Free Website Exposure Check
Financial institutions are prime targets for Magecart and other cyber attacks. One reason is the fact that they go through massive digital transformation and handle a high volume of transactions, assets and sensitive data. Today more than ever before, more people handle their financial transactions online. These same people expect their trusted financial advisors and their online experience to be secure, private, and consistent each and every time.
A Financial Institution’s business model is based on trust. There is nothing more critical to financial institutions than the security of their sensitive customer data, not only because it’s expected by their customers but also because they operate in a highly regulated industry. Attackers can destroy relationships, violate trust and introduce doubt with amazing speed and precision.
The cost of cyberattacks is highest in the Financial Industry, reaching $18.3 million annually, per company. Successful attacks on banks and financial institutions are the most costly of all, not only because of the financial losses but also because these breaches erode user trust.
There are many different types of attacks aimed at Financial Institutions websites:
Formjacking and Magecart attacks can be very wide-ranged and affect millions of people at once, or they can be highly targeted and affect a very specific group of people. This is also one of the reasons why they are so difficult to detect.
The major implications of such attacks include:
People’s personal data is just that – personal. When a financial institution fails to protect it from loss, damage or theft it is more than an inconvenience. That’s why laws and regulations are very clear – when you are entrusted with personal data you must look after it. Every website in the financial landscape is required to meet certain standards in order to be considered “in compliance,” and fines can be levied against a business or its owner if they fail to comply.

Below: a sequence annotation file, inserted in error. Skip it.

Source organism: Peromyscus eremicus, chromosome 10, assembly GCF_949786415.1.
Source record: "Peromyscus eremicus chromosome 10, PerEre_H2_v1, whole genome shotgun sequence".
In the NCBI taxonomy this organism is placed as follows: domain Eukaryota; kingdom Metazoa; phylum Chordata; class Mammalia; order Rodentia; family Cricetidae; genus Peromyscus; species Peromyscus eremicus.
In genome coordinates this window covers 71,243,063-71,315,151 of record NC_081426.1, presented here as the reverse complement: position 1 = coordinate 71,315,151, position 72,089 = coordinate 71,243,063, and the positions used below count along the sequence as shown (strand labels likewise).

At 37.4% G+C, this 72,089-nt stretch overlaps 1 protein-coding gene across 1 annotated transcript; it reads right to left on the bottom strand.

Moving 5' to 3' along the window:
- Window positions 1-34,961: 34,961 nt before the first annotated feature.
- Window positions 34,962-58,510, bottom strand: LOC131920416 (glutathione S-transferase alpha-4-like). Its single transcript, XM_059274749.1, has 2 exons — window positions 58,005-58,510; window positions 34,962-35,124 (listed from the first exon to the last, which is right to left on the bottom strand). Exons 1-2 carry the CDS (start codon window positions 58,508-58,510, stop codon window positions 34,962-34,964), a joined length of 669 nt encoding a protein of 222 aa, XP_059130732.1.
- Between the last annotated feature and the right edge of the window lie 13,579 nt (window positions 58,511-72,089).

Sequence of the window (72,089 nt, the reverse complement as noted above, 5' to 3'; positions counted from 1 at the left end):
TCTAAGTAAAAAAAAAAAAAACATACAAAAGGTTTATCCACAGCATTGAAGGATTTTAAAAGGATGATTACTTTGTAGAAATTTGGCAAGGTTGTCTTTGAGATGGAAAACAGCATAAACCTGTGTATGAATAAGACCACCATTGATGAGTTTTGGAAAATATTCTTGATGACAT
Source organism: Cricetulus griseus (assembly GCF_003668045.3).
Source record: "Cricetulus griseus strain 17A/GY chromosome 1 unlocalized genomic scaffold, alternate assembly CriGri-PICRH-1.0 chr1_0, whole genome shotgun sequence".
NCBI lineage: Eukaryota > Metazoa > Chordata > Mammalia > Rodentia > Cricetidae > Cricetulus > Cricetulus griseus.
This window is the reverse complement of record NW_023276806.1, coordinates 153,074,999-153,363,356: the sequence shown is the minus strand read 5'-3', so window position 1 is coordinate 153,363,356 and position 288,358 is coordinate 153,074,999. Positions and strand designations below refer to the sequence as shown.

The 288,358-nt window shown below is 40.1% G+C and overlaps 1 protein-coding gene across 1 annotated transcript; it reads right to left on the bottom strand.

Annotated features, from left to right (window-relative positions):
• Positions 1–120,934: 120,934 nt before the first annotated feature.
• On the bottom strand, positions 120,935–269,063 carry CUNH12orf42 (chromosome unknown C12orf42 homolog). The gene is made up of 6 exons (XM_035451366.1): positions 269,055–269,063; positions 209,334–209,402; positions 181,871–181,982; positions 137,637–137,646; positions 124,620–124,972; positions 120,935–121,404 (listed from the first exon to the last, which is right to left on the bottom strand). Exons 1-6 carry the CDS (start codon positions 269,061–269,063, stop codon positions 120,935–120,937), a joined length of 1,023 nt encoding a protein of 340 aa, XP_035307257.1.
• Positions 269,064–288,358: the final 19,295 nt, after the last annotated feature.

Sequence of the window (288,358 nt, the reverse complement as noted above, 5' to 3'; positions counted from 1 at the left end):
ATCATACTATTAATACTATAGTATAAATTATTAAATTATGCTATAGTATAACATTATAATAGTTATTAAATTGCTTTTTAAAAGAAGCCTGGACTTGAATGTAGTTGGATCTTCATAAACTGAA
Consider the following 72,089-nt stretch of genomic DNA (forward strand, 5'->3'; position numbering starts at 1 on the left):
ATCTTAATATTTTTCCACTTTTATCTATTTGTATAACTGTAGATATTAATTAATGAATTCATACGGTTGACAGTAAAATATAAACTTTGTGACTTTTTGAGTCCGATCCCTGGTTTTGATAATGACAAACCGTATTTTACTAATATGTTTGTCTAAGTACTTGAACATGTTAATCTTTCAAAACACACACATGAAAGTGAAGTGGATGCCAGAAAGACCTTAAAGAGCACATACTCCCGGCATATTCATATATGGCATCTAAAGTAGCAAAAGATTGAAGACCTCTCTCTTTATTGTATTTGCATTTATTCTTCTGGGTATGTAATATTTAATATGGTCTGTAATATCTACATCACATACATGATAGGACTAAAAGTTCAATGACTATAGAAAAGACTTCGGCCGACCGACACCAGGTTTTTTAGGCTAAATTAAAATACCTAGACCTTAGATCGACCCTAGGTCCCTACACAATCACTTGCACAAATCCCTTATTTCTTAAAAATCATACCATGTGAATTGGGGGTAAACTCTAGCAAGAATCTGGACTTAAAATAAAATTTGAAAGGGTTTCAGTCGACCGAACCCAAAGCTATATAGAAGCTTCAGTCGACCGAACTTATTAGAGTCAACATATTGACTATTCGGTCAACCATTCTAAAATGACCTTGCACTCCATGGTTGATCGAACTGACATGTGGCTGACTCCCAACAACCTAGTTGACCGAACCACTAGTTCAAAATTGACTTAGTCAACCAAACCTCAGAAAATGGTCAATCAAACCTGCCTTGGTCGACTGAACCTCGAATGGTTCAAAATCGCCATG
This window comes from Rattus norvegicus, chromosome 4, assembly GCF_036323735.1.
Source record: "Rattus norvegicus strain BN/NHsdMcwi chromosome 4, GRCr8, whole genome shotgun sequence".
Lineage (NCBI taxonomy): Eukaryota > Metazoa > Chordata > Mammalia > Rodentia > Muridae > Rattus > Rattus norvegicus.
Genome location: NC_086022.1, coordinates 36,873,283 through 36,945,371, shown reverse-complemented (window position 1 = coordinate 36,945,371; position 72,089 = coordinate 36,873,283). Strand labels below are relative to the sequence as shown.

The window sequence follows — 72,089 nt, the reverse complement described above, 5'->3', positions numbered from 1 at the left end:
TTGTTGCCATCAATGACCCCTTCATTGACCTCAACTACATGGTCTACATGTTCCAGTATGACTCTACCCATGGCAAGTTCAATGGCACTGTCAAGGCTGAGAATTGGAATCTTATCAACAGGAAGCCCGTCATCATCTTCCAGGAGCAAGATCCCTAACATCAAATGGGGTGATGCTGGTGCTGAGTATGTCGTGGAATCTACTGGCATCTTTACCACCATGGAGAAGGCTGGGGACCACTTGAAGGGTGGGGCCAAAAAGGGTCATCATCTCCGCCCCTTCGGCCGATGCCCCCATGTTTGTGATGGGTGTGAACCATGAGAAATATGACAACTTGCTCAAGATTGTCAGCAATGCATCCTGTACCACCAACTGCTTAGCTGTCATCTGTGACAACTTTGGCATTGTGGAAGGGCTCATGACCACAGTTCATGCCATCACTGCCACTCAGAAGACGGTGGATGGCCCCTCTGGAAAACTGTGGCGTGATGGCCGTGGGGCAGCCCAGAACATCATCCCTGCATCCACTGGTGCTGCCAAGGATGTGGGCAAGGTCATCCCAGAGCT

If breached, a business has a whole host of other problems that will impact its bottom line. This usually involves hiring additional personnel to investigate the breach, stop it, and prevent it from happening in the future. It may have to pay for a forensic investigation, data recovery services, credit monitoring for impacted parties, and more.
Financial institutions invest a lot of resources in expanding their customer base, and even more in retaining existing customers. This is because they know that these customers can easily leave: a data breach is an easy way to convince customers to go elsewhere, where their credit card information, address, or other sensitive data will be secure. Surveys reveal that 64% of consumers confess to be unlikely to do business again with a company from which their personal data was stolen.
Customers put a lot of trust in the online financial services they transact with, providing them with personal data and sensitive payment information with every transaction. Earning customers’ trust is critical for maintaining a long-lasting relationship, and once lost, earning it back is a very difficult task.
Damage to brand reputation:
To protect the brand and ensure a safe browsing experience, financial institutions must establish and maintain a strong website security posture. Reputation is a fragile thing – it takes years to build, and moments to destroy. When a breach occurs, the target audience feels betrayed and angry. The initial cost can be seen in the form of lawsuits, but there is a far greater cost that can last years. Furthermore, this can negatively affect the business reputation of each person on the executive team and hinder their future endeavors. Stocks drop, the team is affected, and revenues plummet. Unlike a fine, which can be paid and forgotten, reputation cannot be fixed so easily.